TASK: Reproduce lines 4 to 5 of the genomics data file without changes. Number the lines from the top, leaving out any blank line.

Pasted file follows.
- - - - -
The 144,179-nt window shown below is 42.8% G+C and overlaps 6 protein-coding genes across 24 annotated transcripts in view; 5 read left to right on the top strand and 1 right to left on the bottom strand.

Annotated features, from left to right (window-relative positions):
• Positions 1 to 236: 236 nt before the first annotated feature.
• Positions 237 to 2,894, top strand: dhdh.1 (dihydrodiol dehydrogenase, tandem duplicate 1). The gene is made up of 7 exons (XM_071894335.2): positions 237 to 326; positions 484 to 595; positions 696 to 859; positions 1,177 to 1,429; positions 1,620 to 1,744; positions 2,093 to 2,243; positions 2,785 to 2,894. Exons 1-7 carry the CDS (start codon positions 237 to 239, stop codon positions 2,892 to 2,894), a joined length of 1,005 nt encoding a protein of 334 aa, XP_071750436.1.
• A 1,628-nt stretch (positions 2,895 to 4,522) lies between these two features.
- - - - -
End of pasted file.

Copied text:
• Positions 237 to 2,894, top strand: dhdh.1 (dihydrodiol dehydrogenase, tandem duplicate 1). The gene is made up of 7 exons (XM_071894335.2): positions 237 to 326; positions 484 to 595; positions 696 to 859; positions 1,177 to 1,429; positions 1,620 to 1,744; positions 2,093 to 2,243; positions 2,785 to 2,894. Exons 1-7 carry the CDS (start codon positions 237 to 239, stop codon positions 2,892 to 2,894), a joined length of 1,005 nt encoding a protein of 334 aa, XP_071750436.1.
• A 1,628-nt stretch (positions 2,895 to 4,522) lies between these two features.